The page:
Images Improve Project Handovers
26 May 2016
Costain is playing an instrumental role in creating a new system designed to communicate digital data on new assets that can later be used to manage the structures.
The new approach, known as ‘the soft-landing process’, is part of the latest regulations for Building Information Management (BIM).
The soft landing system aims to involve the end user of the building in the design process before the first brick is laid to make the process smoother and to capture specific needs.
The main principle of the approach is collaboration between designers, engineers, operators and maintainers.
To ensure that everyone involved in a project is up to speed, all information pertaining to it is uploaded into a common electronic area. This method, similar to a chat-room and to which everyone involved in the project has access, is known as OnSoLa.
Unlike other systems that rely largely on e-mails, OnSoLa enables participants to upload images – anything from a simple diagram to 360-degree camera shots – to the chat-room and ‘stick’ comments to them, to give a clearer idea to other participants of what they are talking about.
Each of the electronic ‘rooms’ will revolve around a posed question and the room will only close when a collective decision is reached.
The person in Costain helping bring the system to fruition is Jonathan Wales, Section Lead in Digital Geomatics, who heads the digital visualisation capture technology function. This technology is used to aid the collaborative sharing of information.
A major plank of the new collaborative concept, explained Jonathan, is keeping the needs of the end-user, or maintainer, of an asset in mind even before the first earth is turned on-site, rather than a construction company taking the cheapest, easiest route to get that job done. Increasingly, asset owners expect information about their new assets to be handed over in an easy-to-use digital format.
An initial trial in March saw a typical client, Network Rail, inviting 10 ‘guests’ to participate in the room.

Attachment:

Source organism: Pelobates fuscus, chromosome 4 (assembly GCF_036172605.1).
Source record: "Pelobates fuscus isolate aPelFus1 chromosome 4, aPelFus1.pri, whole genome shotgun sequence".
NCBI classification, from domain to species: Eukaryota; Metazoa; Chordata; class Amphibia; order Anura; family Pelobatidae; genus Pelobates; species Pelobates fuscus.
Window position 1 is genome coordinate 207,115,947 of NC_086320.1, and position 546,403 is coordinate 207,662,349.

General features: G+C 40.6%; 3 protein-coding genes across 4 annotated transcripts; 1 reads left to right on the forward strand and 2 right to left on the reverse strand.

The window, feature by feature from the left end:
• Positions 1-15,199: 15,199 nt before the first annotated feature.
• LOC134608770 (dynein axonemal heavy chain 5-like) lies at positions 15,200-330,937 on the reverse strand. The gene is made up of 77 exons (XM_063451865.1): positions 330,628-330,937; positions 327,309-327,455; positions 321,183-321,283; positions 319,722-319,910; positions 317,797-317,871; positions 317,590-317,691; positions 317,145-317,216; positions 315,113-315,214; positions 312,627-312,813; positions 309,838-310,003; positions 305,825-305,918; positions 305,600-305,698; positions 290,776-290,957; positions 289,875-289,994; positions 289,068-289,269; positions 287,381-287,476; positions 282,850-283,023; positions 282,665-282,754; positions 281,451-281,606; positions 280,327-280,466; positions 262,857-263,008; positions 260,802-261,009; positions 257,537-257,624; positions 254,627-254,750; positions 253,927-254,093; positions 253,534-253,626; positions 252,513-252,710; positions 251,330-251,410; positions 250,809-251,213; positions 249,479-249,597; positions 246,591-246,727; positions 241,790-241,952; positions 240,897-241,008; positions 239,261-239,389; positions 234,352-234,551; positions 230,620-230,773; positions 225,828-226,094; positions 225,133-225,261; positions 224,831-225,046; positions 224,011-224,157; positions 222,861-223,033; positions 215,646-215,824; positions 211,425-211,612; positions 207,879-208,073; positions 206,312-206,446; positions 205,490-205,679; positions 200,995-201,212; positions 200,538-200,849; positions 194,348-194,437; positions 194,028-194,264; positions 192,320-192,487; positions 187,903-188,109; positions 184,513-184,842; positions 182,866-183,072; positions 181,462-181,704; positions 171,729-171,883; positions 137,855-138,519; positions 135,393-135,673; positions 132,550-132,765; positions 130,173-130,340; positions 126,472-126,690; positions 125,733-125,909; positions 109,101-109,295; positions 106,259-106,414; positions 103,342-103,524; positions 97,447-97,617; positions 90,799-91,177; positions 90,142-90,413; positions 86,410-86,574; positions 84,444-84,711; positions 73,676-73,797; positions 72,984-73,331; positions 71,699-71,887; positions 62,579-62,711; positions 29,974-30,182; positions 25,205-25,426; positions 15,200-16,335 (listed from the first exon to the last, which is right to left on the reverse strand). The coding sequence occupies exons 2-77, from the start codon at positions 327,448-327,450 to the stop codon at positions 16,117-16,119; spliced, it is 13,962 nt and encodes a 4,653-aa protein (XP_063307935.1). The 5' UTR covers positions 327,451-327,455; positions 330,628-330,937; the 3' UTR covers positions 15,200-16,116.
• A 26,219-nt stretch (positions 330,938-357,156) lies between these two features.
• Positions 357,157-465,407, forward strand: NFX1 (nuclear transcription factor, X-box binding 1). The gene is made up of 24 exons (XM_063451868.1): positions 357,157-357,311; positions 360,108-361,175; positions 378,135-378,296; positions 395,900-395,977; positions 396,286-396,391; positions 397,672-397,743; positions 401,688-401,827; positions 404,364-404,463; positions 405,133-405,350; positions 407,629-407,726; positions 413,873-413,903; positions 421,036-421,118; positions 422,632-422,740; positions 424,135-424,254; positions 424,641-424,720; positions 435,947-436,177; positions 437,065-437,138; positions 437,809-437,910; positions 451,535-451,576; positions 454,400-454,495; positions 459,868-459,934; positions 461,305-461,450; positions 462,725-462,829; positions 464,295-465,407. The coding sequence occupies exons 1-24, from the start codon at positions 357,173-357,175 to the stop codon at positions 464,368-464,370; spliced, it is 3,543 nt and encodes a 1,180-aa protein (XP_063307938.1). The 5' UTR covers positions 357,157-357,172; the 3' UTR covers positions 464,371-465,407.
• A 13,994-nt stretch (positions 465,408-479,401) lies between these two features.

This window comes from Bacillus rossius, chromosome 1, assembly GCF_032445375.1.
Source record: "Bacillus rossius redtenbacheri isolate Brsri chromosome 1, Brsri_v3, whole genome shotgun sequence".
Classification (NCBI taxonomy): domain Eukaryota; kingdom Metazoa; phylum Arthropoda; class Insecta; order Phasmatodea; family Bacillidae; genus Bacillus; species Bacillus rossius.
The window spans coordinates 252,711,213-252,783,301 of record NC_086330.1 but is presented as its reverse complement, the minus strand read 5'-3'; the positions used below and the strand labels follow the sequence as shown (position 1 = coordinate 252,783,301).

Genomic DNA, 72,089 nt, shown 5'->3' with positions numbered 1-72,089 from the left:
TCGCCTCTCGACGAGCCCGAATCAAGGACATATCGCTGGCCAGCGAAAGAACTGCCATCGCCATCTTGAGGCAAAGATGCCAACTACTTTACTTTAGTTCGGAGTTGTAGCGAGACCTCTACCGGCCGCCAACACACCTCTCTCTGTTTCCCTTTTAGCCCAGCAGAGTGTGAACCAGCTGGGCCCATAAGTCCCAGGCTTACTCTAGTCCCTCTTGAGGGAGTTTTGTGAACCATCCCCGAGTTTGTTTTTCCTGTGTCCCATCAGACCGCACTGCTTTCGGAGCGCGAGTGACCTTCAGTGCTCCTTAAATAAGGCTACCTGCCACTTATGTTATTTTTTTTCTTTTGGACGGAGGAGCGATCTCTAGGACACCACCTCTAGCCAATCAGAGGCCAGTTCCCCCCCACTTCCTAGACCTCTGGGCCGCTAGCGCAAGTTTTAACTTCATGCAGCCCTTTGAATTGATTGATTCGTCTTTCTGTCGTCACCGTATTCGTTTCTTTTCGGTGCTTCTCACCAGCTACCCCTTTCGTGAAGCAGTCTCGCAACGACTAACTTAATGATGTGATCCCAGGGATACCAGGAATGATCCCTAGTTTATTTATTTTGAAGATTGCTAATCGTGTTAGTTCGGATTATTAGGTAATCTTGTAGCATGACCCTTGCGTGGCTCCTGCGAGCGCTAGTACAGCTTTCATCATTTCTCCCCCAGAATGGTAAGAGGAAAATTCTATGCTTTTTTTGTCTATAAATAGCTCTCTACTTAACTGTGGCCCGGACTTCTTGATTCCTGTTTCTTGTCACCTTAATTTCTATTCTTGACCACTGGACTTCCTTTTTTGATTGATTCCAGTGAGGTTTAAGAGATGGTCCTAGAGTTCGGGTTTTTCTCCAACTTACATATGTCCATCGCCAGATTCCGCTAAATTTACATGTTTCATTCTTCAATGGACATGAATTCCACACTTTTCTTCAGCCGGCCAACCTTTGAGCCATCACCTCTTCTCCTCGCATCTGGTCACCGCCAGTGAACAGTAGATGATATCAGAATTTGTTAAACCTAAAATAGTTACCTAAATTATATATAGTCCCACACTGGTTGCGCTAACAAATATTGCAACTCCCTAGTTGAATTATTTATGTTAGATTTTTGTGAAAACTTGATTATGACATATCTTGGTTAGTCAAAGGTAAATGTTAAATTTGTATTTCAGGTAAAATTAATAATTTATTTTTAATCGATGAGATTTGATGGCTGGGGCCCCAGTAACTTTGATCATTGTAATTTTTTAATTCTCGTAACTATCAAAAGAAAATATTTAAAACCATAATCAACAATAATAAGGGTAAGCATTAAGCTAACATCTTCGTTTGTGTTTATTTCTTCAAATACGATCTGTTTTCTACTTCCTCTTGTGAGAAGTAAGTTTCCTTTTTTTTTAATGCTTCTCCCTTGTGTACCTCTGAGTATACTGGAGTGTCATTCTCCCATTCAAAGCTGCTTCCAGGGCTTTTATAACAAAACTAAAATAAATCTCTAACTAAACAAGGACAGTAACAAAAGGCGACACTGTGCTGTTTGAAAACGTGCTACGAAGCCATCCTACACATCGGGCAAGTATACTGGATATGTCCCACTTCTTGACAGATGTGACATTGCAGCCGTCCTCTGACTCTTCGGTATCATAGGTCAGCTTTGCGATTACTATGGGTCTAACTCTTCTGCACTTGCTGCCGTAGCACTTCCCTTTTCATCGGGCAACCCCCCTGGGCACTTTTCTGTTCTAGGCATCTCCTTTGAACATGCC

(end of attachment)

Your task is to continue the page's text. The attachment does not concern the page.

“Since then we have opened the trial to two stations, capturing both in High Definition 360 imagery in both video and photo, for upload to the stickyworld site. The participant is then able to log on, and from any office or home location, access the railway in a safe environment. Aside from the trial, this plays into Costain’s railway safety goals by keeping people off track, thus reducing risk.
“As we’re providing the media for the trial our role is aimed at providing content data for architects etc.,” said Jonathan. “What I’ve been focusing on is ensuring we capture the necessary data for the trial to be both beneficial and useful for site teams and clients. If the media are not useful, we will have a difficult time generating interest or input.”
Jonathan has secured development funding for the system from Innovate UK, the government organisation that seeks new technologies or innovations that can drive forward the economy.
Mark Wray, Lead Technologist – Built Environment at Innovate UK said: “This is an important project for us to support as part of our £1.5 million investment in the Supply Chain Integration in Construction programme, which is funding 17 feasibility studies to improve methods of communication and drive up levels of collaboration across the supply chain.
“Collaborative approaches and good communication are essential at project handover so that the customer or recipient of the build project can optimise long-term performance and asset management.”
Costain Communications Department